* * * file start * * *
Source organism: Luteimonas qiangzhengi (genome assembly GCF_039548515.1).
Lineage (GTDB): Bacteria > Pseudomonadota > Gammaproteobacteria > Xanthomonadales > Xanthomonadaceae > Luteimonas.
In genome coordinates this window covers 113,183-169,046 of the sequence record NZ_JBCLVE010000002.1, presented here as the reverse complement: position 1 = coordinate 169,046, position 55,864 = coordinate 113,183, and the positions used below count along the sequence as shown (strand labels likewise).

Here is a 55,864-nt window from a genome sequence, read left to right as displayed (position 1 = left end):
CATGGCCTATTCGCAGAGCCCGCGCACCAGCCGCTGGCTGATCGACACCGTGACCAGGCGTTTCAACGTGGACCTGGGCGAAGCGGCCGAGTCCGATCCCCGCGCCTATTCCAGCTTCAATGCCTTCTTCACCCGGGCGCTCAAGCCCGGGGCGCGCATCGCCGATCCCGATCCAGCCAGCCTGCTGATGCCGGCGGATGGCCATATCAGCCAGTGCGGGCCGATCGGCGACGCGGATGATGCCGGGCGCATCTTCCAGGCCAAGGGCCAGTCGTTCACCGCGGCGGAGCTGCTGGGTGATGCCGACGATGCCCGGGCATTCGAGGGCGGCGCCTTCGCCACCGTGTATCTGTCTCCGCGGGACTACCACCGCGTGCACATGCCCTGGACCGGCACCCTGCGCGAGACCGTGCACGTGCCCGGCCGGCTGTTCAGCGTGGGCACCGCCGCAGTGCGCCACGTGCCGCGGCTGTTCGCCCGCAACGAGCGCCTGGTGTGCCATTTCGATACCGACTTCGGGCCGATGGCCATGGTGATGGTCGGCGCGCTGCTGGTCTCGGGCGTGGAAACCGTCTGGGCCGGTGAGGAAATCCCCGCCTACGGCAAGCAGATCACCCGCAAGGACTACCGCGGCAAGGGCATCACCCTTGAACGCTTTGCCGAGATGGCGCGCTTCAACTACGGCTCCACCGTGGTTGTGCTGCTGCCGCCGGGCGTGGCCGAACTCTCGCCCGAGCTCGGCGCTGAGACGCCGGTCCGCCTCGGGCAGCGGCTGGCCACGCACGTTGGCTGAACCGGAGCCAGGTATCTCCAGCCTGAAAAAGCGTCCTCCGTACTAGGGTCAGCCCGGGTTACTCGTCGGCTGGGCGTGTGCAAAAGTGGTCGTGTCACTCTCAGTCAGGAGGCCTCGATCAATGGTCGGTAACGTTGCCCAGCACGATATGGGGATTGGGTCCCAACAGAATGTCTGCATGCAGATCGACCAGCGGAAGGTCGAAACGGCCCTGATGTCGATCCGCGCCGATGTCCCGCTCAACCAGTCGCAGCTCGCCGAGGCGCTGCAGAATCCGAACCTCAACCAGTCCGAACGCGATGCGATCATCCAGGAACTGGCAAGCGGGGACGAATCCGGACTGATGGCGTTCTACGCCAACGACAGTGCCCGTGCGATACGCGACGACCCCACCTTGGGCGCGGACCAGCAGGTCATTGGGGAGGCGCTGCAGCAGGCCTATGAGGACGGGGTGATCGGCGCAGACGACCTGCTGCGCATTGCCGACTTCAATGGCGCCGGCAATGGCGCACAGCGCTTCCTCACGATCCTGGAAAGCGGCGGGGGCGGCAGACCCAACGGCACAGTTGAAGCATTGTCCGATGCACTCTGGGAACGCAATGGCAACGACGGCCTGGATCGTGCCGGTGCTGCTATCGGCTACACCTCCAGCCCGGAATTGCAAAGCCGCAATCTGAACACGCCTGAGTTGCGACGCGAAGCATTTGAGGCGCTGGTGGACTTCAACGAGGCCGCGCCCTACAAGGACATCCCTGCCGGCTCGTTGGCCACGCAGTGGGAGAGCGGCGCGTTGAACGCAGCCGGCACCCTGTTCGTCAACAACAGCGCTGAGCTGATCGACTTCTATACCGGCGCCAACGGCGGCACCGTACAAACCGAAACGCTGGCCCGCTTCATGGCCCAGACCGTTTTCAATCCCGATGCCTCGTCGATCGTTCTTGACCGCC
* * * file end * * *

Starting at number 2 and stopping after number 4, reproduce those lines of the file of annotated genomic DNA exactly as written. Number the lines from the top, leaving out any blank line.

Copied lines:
Lineage (GTDB): Bacteria > Pseudomonadota > Gammaproteobacteria > Xanthomonadales > Xanthomonadaceae > Luteimonas.
In genome coordinates this window covers 113,183-169,046 of the sequence record NZ_JBCLVE010000002.1, presented here as the reverse complement: position 1 = coordinate 169,046, position 55,864 = coordinate 113,183, and the positions used below count along the sequence as shown (strand labels likewise).

Here is a 55,864-nt window from a genome sequence, read left to right as displayed (position 1 = left end):